More than half of American Airlines’ 15,000 pilots told the company that they had experienced problems with a uniform that gave rise to complaints of breathing difficulties, migraines, rashes, and other problems, according to a lawsuit unsealed by a federal court in Illinois.
One American flight attendant described her job as “life threatening” in December 2016 soon after the new uniforms debuted, and said, “I am not able to be around anybody in the new uniforms because the formaldehyde shuts down my respiratory system and I will need an inhaler, oxygen and EpiPen and I am risking death by being around them,” according to the suit.
The lawsuit, brought by the airline’s pilots and flight attendants, says chemicals in the uniforms are causing the symptoms. And the suit, citing internal documents and emails, accuses American of covering up dangers and falsely portraying the uniforms as safe. The company collected thousands of complaints of reactions through a dedicated call center, the suit noted.
American Airlines, the dominant airline at Philadelphia International Airport, says that the uniforms, made by Twin Hill, are safe and that the lawsuit “has been written in a sensationalized manner that does a disservice to American’s commitment to its team members, and to their continued health and safety."
A federal judge dismissed American as a defendant from the suit in September, but allowed the plaintiffs to bring an amended complaint against the airline. A redacted complaint was filed in October, and the judge ordered an un-redacted version to be unsealed this week, after American said it did not object.
“We continue to believe that the current uniform is completely safe,” American spokesperson Leslie Scott said. “In fact many team members, including senior executives, have worn the Twin Hill uniform safely and continue to do so today. Regardless, we are well underway with an alternative path to provide uniforms by new suppliers.” Twin Hill’s parent, Tailored Brands, did not respond to a request for comment.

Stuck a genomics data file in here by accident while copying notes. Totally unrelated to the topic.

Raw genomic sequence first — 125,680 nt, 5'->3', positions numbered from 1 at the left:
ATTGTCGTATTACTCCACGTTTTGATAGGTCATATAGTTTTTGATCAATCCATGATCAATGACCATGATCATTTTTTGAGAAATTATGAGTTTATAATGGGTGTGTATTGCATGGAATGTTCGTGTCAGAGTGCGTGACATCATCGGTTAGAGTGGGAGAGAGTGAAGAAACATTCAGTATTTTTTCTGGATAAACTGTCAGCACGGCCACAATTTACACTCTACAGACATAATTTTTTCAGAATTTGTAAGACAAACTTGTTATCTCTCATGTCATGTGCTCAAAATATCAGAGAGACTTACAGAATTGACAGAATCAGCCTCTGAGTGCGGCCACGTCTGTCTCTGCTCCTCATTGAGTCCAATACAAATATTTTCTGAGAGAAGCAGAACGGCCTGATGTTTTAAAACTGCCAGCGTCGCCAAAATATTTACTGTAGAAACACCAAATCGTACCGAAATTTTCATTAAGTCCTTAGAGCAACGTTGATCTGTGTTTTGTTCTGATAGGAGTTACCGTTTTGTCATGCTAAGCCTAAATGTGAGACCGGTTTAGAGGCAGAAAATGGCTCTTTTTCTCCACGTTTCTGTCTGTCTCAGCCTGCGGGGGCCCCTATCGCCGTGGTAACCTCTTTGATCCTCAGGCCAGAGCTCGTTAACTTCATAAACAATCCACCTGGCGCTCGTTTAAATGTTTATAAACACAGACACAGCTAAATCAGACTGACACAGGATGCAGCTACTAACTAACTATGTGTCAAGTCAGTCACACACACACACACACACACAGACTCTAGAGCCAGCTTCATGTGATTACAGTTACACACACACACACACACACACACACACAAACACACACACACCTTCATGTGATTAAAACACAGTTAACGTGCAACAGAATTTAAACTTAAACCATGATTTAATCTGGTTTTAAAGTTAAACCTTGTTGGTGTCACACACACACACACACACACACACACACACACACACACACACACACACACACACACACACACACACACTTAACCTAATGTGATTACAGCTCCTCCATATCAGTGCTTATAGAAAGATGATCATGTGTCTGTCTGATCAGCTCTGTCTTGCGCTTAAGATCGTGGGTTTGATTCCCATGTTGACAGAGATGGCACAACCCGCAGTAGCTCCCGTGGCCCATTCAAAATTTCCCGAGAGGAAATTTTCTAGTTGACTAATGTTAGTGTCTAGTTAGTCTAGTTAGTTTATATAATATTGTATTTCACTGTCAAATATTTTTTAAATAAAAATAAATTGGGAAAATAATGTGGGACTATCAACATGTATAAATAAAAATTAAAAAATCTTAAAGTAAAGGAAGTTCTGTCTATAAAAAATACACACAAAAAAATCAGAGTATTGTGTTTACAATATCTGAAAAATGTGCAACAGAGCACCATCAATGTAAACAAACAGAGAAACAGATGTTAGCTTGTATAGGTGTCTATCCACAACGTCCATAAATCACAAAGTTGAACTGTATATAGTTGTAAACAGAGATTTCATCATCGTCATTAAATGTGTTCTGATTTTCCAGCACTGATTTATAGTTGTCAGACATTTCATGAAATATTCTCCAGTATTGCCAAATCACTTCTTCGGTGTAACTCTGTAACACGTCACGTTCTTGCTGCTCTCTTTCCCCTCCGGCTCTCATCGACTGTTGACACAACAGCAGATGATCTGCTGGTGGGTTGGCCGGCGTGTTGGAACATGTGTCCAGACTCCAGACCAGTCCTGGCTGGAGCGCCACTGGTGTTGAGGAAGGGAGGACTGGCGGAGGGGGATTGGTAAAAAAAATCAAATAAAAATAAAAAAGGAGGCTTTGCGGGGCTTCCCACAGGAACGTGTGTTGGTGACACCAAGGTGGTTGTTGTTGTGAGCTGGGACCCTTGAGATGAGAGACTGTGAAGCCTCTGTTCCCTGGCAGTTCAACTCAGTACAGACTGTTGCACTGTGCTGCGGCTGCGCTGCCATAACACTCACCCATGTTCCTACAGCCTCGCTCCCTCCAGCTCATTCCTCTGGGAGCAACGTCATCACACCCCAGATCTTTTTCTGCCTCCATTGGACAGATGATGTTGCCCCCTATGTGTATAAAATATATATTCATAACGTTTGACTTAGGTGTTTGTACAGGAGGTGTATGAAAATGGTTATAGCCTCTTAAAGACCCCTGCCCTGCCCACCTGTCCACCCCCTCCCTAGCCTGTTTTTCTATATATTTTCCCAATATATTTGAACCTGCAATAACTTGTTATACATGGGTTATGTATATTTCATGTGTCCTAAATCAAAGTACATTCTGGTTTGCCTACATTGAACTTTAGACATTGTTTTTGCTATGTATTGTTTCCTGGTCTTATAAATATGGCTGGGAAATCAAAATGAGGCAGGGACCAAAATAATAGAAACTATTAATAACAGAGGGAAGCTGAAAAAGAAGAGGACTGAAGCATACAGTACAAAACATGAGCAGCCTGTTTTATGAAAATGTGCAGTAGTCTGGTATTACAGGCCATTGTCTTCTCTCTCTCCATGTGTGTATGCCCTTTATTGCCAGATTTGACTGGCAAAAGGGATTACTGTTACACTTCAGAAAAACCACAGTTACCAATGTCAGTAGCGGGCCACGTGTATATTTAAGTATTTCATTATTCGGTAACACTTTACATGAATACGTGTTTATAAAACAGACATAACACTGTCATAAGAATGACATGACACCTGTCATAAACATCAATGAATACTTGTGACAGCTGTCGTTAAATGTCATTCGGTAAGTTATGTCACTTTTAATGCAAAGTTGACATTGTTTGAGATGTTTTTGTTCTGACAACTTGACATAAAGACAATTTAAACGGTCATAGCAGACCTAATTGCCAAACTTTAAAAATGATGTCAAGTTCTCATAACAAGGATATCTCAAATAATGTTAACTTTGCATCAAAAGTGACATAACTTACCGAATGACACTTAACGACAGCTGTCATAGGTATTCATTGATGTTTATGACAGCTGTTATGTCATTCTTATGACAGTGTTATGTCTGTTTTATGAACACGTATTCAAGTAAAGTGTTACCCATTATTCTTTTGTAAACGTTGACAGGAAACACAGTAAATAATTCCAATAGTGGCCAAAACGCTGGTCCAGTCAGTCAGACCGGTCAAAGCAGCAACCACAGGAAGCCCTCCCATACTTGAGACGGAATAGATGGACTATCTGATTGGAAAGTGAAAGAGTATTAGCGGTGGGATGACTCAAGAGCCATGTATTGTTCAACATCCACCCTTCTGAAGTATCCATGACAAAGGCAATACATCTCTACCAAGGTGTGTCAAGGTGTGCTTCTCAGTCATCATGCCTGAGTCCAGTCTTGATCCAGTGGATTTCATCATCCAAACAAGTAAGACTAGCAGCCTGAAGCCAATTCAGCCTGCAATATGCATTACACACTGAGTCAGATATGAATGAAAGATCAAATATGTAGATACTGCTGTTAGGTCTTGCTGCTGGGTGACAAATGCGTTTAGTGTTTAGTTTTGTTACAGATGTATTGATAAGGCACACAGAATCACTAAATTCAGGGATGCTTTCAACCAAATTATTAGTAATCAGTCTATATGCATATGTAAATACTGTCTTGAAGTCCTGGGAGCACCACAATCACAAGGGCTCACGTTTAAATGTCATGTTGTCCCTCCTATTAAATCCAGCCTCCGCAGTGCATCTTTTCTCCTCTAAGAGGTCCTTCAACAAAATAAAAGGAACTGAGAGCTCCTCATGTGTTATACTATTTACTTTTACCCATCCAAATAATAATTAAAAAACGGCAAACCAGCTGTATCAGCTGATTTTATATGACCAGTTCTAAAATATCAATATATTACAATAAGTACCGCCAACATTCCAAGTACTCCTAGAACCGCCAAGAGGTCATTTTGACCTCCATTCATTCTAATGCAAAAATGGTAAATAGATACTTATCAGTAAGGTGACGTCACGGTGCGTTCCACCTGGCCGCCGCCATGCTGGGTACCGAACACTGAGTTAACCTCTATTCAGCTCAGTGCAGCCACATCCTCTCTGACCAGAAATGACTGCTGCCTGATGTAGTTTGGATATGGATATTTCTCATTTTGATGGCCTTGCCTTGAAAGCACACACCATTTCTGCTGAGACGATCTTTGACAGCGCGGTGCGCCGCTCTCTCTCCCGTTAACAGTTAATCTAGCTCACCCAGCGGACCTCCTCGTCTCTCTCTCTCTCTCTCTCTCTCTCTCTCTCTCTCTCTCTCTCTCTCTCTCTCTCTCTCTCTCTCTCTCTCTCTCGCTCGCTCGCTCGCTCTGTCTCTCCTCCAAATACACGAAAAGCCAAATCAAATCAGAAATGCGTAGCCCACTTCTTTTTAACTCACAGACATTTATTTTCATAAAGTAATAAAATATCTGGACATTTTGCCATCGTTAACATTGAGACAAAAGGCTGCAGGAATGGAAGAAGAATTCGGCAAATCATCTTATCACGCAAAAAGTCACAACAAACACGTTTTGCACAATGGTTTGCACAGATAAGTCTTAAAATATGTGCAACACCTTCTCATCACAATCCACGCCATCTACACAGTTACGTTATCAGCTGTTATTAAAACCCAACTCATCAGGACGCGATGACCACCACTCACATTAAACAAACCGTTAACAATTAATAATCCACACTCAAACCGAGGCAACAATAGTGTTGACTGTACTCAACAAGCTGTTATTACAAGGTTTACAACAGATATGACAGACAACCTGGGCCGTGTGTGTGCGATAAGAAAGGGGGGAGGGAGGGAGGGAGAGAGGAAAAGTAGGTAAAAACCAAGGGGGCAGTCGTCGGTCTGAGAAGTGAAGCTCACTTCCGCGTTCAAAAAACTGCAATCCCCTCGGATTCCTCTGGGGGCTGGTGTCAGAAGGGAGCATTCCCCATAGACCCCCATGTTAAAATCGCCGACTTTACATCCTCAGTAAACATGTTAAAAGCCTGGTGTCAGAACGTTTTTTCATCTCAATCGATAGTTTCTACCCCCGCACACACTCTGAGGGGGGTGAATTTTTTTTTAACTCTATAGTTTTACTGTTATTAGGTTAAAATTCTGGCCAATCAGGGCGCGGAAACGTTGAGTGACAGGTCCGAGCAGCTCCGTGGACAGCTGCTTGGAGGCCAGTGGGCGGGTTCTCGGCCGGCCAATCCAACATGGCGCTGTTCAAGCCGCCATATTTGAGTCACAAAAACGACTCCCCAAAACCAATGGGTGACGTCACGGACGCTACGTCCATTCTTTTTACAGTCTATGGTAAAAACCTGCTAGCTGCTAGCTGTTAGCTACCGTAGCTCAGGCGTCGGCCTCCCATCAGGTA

The uniform debuted in September 2016, and the following month, the airline allowed employees to purchase and wear off-the-rack alternatives. Flight attendants could opt for a uniform by another manufacturer beginning in March 2017, and pilots could do so starting in June 2017.
American is now field-testing new uniforms made by Land’s End among 1,000 employees. That uniform -- for flight attendants and other workers -- is expected to roll out in late 2019. Scott said pilots will be in new garb made by M&H Uniforms in the spring.
At Philadelphia International, one of American’s hubs, the new uniforms apply to 1,380 pilots, 2,450 flight attendants, and 845 customer-service and premium-service agents. “We want to offer people options if they were not comfortable for whatever reason,” Scott said.
The plaintiffs want American to remove the Twin Hill uniforms altogether, and allege that the company has known that thousands of employees -- including pilots in the cockpit -- react to the uniform if colleagues are wearing it.
The suit says one pilot filed a safety report with the FAA and American after he experienced an asthma-like reaction to a flight attendant’s uniform, and had to delay departure for 20 minutes. American “took no action” on the safety report, the suit alleges, and subsequently sent the pilot a disciplinary notice and grounded him twice.
American maintains that “we have seen absolutely no scientific support for the claim that the uniforms cause reactions by simply being around them,” Scott said.
According to the lawsuit, American heard from 3,828 unique callers to its uniform-reaction call center within five months of the rollout. About three months later, the suit said, 7,000 employees had placed orders for an alternative uniform, according to a draft report that American’s president, Robert Isom, was scheduled to give to the company’s board.
Among the many allegations that refer to internal documents, the suit says that starting in December 2016, an airline executive in Philadelphia forwarded more than 30 “injured on duty” reports to upper management, indicating that employees "not only had rashes, but headaches, severe migraines, stomach problems, eye and vision problems.”
The company has not granted any workers' compensation claims for uniform reactions, according to the suit.